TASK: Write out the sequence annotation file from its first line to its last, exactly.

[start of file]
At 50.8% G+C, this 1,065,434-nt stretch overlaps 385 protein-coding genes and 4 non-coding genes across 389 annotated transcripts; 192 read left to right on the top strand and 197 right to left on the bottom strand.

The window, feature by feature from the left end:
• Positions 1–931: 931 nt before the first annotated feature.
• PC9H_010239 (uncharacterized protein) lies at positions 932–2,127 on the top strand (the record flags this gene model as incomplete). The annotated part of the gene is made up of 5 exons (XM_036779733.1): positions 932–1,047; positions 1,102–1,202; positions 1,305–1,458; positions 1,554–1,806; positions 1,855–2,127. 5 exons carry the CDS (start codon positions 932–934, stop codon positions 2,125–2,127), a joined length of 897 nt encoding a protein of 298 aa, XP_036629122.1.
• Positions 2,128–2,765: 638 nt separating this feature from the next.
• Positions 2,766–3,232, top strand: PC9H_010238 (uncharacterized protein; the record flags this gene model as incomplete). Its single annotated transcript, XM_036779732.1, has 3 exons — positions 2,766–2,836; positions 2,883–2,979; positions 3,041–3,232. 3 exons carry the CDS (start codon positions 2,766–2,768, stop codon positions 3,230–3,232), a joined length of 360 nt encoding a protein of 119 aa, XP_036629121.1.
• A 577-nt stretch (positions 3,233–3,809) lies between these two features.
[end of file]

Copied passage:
At 50.8% G+C, this 1,065,434-nt stretch overlaps 385 protein-coding genes and 4 non-coding genes across 389 annotated transcripts; 192 read left to right on the top strand and 197 right to left on the bottom strand.

The window, feature by feature from the left end:
• Positions 1–931: 931 nt before the first annotated feature.
• PC9H_010239 (uncharacterized protein) lies at positions 932–2,127 on the top strand (the record flags this gene model as incomplete). The annotated part of the gene is made up of 5 exons (XM_036779733.1): positions 932–1,047; positions 1,102–1,202; positions 1,305–1,458; positions 1,554–1,806; positions 1,855–2,127. 5 exons carry the CDS (start codon positions 932–934, stop codon positions 2,125–2,127), a joined length of 897 nt encoding a protein of 298 aa, XP_036629122.1.
• Positions 2,128–2,765: 638 nt separating this feature from the next.
• Positions 2,766–3,232, top strand: PC9H_010238 (uncharacterized protein; the record flags this gene model as incomplete). Its single annotated transcript, XM_036779732.1, has 3 exons — positions 2,766–2,836; positions 2,883–2,979; positions 3,041–3,232. 3 exons carry the CDS (start codon positions 2,766–2,768, stop codon positions 3,230–3,232), a joined length of 360 nt encoding a protein of 119 aa, XP_036629121.1.
• A 577-nt stretch (positions 3,233–3,809) lies between these two features.